Hetrich, allowed me and another boy named Bob Medve to set
up the table, sign, mixer, mic and cord each day. Each
day we showed up and set up everything and took it back down at
2PM. At 13 years old, we felt very important!
day, General Manager,
Bob Howard showed up unexpectedly
to do the show. While a record was playing, the person running
the control board at the station would get his instructions and
"cue word" from the announcer on the air. At one point
I heard Bob saying something like, "OK if you keep missing
my cues I'll come back there and clean house today". His
on-air name was, "The Mystery Voice." When I
saw this spectacle, I just started laughing
and couldn't stop for a long time, but I wouldn't let him see
remember well the glory days of WPGC during 1960's. Bob Howard
was my father.
dad was born Robert Howard Rosenthal. As
a youngster growing up during the depression, listening to the
radio was an important part of his life. He was born just over
a year before the 1929 stock market crash. He worked his way through
Ohio State University as a women's shoe salesman (a job he hated),
graduating at the age of nineteen.
parents met while both attended OSU. Upon his graduation, he began
his radio career at WVKO (1580 AM) in his hometown of Columbus,
Ohio, and legally changed his name by dropping the last name.
While under the tutelage of station manager Bert Charles, he became
a deejay, a sportscaster, a salesman, an emcee at big band concerts,
etc. He learned every facet of the radio business while working
seven days a week for a whopping $50 per week.
possible interest is his grandfather's story. My father's father's
father came to America from Romania in 1890, settling in Key West,
Florida. He finally brought his wife and four children over in
1899, the same year that my grandfather was born (the first family
member born in the U.S.). They moved to Tampa in 1915 and ultimately
had a total of ten children. Tragically, this family patriarch
was accidentally shot and killed just a week after my dad was
brother Steve was born in '51 and I came along in '55. In '56,
my dad left WVKO to take his first management job at a station
in Burwick, Pennsylvania. He left about six months later, to take
the job of station manager at WAQE in Towson, a suburb of Baltimore,
Maryland. About two years later, he came to WPGC.
a kid of perhaps six or seven years old, I did a few spots
for WPGC airplay. I particularly remember singing the jingle for
Foley Ford, 'Get your Ford from Foley Ford, it's the thing
to dooooo'. My brother and I were the big kid and the little
kid on the block, giving safety tips to kids in PSA's. The union
put an end to that!
remember that when Lou Reed's 'Walk on the Wild Side' came out,
WPGC played it with its interesting themes but cut out the word
'colored', just as when the 'Ballad of John and Yoko' was played,
the word 'Christ' was deleted. Although I understood the controversies
they wished to avoid, I thought that they should either play these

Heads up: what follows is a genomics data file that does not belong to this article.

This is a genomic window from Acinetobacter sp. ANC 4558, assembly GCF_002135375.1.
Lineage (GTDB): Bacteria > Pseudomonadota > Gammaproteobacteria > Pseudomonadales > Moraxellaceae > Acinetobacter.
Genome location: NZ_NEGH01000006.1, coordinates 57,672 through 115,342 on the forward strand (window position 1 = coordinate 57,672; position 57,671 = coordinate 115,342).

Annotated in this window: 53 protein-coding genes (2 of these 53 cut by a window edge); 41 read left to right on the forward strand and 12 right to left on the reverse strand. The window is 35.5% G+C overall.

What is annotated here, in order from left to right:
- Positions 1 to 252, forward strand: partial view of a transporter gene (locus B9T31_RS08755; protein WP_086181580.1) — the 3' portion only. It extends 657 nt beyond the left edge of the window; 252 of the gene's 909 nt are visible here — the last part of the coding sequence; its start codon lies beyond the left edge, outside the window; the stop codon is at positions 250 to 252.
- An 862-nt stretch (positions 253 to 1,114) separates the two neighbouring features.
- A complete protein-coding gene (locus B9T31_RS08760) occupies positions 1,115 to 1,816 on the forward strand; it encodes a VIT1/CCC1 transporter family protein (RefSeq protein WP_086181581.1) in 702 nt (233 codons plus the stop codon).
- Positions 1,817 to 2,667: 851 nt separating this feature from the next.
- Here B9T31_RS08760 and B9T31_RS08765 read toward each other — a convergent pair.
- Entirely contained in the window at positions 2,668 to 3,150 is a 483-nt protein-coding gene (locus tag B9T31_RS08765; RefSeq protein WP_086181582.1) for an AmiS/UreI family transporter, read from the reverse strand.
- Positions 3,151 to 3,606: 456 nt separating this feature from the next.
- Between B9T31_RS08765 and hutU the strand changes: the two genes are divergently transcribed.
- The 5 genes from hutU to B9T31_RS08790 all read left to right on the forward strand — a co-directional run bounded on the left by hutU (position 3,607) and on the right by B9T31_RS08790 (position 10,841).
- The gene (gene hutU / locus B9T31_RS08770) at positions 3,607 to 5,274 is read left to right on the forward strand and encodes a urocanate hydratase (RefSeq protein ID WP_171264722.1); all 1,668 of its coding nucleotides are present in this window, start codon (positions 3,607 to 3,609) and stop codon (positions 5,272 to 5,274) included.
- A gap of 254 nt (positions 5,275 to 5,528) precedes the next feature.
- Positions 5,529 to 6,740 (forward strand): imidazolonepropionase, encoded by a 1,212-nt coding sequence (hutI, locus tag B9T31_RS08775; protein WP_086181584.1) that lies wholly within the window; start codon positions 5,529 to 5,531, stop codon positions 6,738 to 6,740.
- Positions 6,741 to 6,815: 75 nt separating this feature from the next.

songs intact or just not play them. (Whereas equalization is now
used to suppress something for airplay such as the four-letter
words found in many songs today, back then they edited a tape
so that the word and that beat were deleted, repeatedly breaking
the rhythm of the song).
dad knew little of the current music they played on the air; he
preferred the big band sound that he grew up with (Jimmy and Tommy
Dorsey, Glen Miller, etc.) when not monitoring the station. He
never understood the psychedelic culture of the late sixties and
tried not to air any songs with drug references, although the
more subtle ones ('Lucy in the Sky with Diamonds', 'White Rabbit',
etc.) were aired. He was quite entertained by the names of some
of the bands, his favorite was 'Big Brother and the Holding Company'.
the '60's WPGC was always being played in my house. Whenever my
dad heard something he didn't like (such as dead air), he would
call the DJ and explode with an abusive tirade that I found embarrassing.
I remember hearing of that episode when Bob
Raleigh (Bill Miller) crawled
through the roof after locking himself out of the studio.
After that, my dad always liked to call him 'Tiger
folks split and my dad remarried, and he and Solange had twin
daughters, Nancy and Yetta (named for my dad's mom, who passed
away in '66). It was Yetta's curiosity that found this site.
dad once tried to parlay the minor celebrity of being Mr.
Soundoff into a failed attempt at running for congress during
the mid '70's. Had he sought my advice
he approached retirement, he amassed a collection of movies from
the era of his youth in VHS format. Then, he collected baseball
cards from this same era, an effort to replace a prized possession
from his youth that had been thrown away by his mom several decades
earlier. These complemented his enormous collection of albums
from this era.
estate of station owner, Max
Richmond receives FCC approval on August 7th, 1974 to sell
the stations for $5.8 million to First
Media Corporation (Richard E. Marriott, Chairman
& 44% owner). The transaction is finalized on October
17, 1974. Outbid for the properties, Bob
Howard exercises his right of first refusal, leaves the station
and purchases WYSL in Buffalo. First
Media Corporation names Glenn
Potter as President and GM.
time salesman Bill Prettyman
was promoted to Vice President and Station Manager in 1976. Glenn
T. Potter continued as President of First
Miller ('April May') writes:
was a trip! He got me involved in a remote broadcast one time
in one of the shopping malls just before Easter and I may never
forgive him. He planned to give away plastic eggs to the shoppers
with prize slips to get records, gift certificates to the different
stores or cash. His wife Sharon and I were supposed to man the
prize booth. The plan was for him to wear an Easter Bunny costume
as he gave out the prize eggs but he waited til the last minute
and no costumes were available. So he tells me the Friday before
the remote that the only costume he could acquire was a Playboy
Bunny costume and guess who had to wear it?!
sure you can figure out the ending to this story. Stop laughing
- it was not exactly my finest hour! Still, I heard later that
the stores claimed it was the best remote ever...business must
have been booming. To
my knowledge Sharon wouldn't let Bill take any photographs. But
I know people at the mall (shoppers and merchants) took some.
Visitors the site may still have some from their private collections
they could send in. I still have the hit man on retainer
to get Prettyman!
Giddens is named the new General
Manager in 1980 when the venerable Bill
Prettyman leaves for station ownership on Maryland's Eastern
Giddens leaves the station in
December 1982 for station ownership and is replaced by Jeanne
tumult, as a mindblowing 50% of the station's cume leaves too.